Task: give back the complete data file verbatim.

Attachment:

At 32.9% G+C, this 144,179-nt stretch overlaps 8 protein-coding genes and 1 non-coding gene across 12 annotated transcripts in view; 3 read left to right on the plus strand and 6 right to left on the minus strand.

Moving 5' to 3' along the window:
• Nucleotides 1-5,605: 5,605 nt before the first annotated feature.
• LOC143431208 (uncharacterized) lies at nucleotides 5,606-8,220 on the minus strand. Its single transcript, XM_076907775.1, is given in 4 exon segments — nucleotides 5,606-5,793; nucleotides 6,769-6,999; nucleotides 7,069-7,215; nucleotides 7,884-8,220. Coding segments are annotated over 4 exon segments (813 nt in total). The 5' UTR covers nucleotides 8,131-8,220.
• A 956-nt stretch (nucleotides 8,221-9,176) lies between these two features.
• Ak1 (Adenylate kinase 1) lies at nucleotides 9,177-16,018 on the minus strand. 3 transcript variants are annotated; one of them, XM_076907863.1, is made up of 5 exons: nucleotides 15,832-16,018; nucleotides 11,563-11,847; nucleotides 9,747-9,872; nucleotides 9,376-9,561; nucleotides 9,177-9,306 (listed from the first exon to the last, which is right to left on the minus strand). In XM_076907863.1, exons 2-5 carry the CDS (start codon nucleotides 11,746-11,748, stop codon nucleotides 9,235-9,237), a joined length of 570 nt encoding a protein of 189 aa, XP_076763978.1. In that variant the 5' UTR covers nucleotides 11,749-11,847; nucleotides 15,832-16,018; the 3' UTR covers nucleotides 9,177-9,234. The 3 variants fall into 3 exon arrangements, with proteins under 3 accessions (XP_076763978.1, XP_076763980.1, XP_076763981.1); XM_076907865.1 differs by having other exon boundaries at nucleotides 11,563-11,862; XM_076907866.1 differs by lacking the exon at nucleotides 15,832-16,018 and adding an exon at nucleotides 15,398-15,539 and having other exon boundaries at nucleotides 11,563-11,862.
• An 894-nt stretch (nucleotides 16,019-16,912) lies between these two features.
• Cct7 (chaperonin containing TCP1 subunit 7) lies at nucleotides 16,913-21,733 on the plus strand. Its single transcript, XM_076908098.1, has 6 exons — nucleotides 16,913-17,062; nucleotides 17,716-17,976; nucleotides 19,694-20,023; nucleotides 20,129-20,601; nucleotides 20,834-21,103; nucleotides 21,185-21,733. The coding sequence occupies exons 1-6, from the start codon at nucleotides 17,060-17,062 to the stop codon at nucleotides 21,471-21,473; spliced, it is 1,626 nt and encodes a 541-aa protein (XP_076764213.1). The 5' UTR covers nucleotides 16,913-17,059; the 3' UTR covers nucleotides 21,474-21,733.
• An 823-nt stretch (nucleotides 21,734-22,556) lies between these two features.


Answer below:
At 32.9% G+C, this 144,179-nt stretch overlaps 8 protein-coding genes and 1 non-coding gene across 12 annotated transcripts in view; 3 read left to right on the plus strand and 6 right to left on the minus strand.

Moving 5' to 3' along the window:
• Nucleotides 1-5,605: 5,605 nt before the first annotated feature.
• LOC143431208 (uncharacterized) lies at nucleotides 5,606-8,220 on the minus strand. Its single transcript, XM_076907775.1, is given in 4 exon segments — nucleotides 5,606-5,793; nucleotides 6,769-6,999; nucleotides 7,069-7,215; nucleotides 7,884-8,220. Coding segments are annotated over 4 exon segments (813 nt in total). The 5' UTR covers nucleotides 8,131-8,220.
• A 956-nt stretch (nucleotides 8,221-9,176) lies between these two features.
• Ak1 (Adenylate kinase 1) lies at nucleotides 9,177-16,018 on the minus strand. 3 transcript variants are annotated; one of them, XM_076907863.1, is made up of 5 exons: nucleotides 15,832-16,018; nucleotides 11,563-11,847; nucleotides 9,747-9,872; nucleotides 9,376-9,561; nucleotides 9,177-9,306 (listed from the first exon to the last, which is right to left on the minus strand). In XM_076907863.1, exons 2-5 carry the CDS (start codon nucleotides 11,746-11,748, stop codon nucleotides 9,235-9,237), a joined length of 570 nt encoding a protein of 189 aa, XP_076763978.1. In that variant the 5' UTR covers nucleotides 11,749-11,847; nucleotides 15,832-16,018; the 3' UTR covers nucleotides 9,177-9,234. The 3 variants fall into 3 exon arrangements, with proteins under 3 accessions (XP_076763978.1, XP_076763980.1, XP_076763981.1); XM_076907865.1 differs by having other exon boundaries at nucleotides 11,563-11,862; XM_076907866.1 differs by lacking the exon at nucleotides 15,832-16,018 and adding an exon at nucleotides 15,398-15,539 and having other exon boundaries at nucleotides 11,563-11,862.
• An 894-nt stretch (nucleotides 16,019-16,912) lies between these two features.
• Cct7 (chaperonin containing TCP1 subunit 7) lies at nucleotides 16,913-21,733 on the plus strand. Its single transcript, XM_076908098.1, has 6 exons — nucleotides 16,913-17,062; nucleotides 17,716-17,976; nucleotides 19,694-20,023; nucleotides 20,129-20,601; nucleotides 20,834-21,103; nucleotides 21,185-21,733. The coding sequence occupies exons 1-6, from the start codon at nucleotides 17,060-17,062 to the stop codon at nucleotides 21,471-21,473; spliced, it is 1,626 nt and encodes a 541-aa protein (XP_076764213.1). The 5' UTR covers nucleotides 16,913-17,059; the 3' UTR covers nucleotides 21,474-21,733.
• An 823-nt stretch (nucleotides 21,734-22,556) lies between these two features.